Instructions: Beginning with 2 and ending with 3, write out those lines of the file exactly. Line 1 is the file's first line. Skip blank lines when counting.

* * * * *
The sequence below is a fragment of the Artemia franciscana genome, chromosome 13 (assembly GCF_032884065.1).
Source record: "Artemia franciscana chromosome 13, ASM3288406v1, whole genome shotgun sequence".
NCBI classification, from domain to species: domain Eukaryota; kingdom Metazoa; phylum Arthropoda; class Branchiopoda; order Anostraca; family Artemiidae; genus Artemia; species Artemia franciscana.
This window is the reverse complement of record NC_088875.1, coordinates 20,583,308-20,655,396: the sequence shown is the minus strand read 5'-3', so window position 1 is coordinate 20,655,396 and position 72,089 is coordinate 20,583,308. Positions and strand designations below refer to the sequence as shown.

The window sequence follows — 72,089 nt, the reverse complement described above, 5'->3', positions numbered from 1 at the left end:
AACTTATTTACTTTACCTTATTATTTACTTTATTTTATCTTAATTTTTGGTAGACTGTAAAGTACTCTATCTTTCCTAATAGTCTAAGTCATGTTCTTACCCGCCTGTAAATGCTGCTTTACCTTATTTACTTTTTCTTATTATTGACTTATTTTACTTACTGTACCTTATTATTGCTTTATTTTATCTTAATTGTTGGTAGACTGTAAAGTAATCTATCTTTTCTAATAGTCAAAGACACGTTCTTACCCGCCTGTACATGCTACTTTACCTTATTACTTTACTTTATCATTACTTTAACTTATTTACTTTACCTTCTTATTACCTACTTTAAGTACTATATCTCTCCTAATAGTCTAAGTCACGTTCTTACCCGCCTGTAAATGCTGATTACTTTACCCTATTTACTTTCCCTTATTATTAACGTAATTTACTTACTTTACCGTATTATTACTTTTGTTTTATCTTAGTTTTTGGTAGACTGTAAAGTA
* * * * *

Source record: "Artemia franciscana chromosome 13, ASM3288406v1, whole genome shotgun sequence".
NCBI classification, from domain to species: domain Eukaryota; kingdom Metazoa; phylum Arthropoda; class Branchiopoda; order Anostraca; family Artemiidae; genus Artemia; species Artemia franciscana.